Two Hats for the Joint Force Commander?
NATIONAL DEFENSE UNIV WASHINGTON DC INST FOR NATIONAL STRATEGIC STUDIES
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Although the Persian Gulf War was waged a decade ago, it should continue to be studied. Joint doctrine has not resolved many contentious issues raised during that conflict. Among them is whether a joint force commander JFC should be dual hatted as a service or functional component commander. The following article assesses doctrine for organizing both joint force and component commands. It then considers organization for Operations Desert ShieldDesert Storm. Finally, it examines the ground operations planned and executed in 1990 and 1991. The campaign presented the Commander in Chief, Central Command CINCCENT, with challenges that could have been avoided with a more dynamic theater command and control structure and prescriptive doctrinal guidance. Subordinate forces can be organized in many ways. Joint Pub 0-2, Unified Action Armed Forces UNAAF, declares that a JFC has the authority to organize forces to best accomplish the assigned mission based on the concept of operations. JFCs can establish functional component commands and designate commanders. The primary factors in selecting a functional component commander are the nature of operations, service force mix, and service command and control capabilities. Usually the service with the preponderance of forces provides the functional component commander. Joint Pub 3-0, Doctrine for Joint Operations, further defines conditions under which JFCs establish a functional component as when the scope of operations requires that similar capabilities and functions of forces from more than one service be directed toward closely related objectives and unity of command and effort are primary considerations.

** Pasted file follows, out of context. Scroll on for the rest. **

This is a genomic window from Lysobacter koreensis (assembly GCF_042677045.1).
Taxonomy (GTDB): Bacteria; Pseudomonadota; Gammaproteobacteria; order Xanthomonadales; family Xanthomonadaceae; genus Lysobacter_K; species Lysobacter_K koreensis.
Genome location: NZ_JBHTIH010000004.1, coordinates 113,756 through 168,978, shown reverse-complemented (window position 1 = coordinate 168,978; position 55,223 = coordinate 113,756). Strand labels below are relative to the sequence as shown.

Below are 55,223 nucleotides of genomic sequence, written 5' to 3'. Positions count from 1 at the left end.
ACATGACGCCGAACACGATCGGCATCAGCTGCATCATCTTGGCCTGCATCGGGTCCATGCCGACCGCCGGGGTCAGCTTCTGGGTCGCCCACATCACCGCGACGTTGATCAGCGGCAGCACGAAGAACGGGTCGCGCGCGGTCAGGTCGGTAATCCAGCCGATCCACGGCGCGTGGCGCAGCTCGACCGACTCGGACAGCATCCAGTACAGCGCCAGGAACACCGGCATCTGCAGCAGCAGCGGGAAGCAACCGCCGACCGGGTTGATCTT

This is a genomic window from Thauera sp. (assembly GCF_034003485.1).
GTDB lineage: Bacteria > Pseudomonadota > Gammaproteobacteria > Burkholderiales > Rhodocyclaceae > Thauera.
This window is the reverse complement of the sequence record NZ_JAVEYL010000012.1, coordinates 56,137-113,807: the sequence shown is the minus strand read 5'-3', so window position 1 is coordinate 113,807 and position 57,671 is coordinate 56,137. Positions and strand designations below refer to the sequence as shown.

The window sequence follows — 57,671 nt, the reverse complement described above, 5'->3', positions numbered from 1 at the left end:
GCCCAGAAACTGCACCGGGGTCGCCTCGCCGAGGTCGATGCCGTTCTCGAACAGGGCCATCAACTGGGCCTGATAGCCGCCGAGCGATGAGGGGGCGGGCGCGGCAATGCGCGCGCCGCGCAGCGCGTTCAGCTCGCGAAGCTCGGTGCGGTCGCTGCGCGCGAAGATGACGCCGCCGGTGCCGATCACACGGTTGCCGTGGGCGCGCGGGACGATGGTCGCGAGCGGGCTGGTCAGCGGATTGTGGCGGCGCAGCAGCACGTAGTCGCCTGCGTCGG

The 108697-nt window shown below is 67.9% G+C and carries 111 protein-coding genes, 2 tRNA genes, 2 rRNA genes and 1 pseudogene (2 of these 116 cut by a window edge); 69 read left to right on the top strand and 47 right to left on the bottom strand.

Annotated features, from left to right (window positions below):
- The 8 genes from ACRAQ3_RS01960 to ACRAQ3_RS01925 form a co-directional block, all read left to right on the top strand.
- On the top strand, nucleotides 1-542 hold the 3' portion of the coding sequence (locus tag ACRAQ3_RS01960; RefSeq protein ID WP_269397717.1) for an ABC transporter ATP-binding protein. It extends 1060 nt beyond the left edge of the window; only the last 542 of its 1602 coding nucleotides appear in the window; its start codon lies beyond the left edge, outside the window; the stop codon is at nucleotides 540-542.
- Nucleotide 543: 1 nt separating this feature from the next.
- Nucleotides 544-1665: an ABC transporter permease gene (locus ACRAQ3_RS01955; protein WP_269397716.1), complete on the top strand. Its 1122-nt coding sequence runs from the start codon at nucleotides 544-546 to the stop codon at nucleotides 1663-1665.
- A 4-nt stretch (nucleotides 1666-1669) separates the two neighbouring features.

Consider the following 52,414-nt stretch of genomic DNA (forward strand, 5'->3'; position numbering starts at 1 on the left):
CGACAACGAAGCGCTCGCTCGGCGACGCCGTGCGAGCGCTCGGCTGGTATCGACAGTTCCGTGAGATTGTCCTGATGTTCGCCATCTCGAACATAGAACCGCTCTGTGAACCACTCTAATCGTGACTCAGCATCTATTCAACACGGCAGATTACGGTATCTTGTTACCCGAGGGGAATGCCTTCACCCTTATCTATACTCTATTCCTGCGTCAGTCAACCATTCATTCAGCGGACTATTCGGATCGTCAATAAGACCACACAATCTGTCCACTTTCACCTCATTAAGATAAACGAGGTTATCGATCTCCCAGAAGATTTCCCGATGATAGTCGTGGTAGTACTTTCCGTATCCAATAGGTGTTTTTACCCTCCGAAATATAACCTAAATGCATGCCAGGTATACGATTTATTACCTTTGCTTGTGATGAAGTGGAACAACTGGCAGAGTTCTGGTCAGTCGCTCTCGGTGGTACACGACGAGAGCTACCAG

- Military Operations, Strategy and Tactics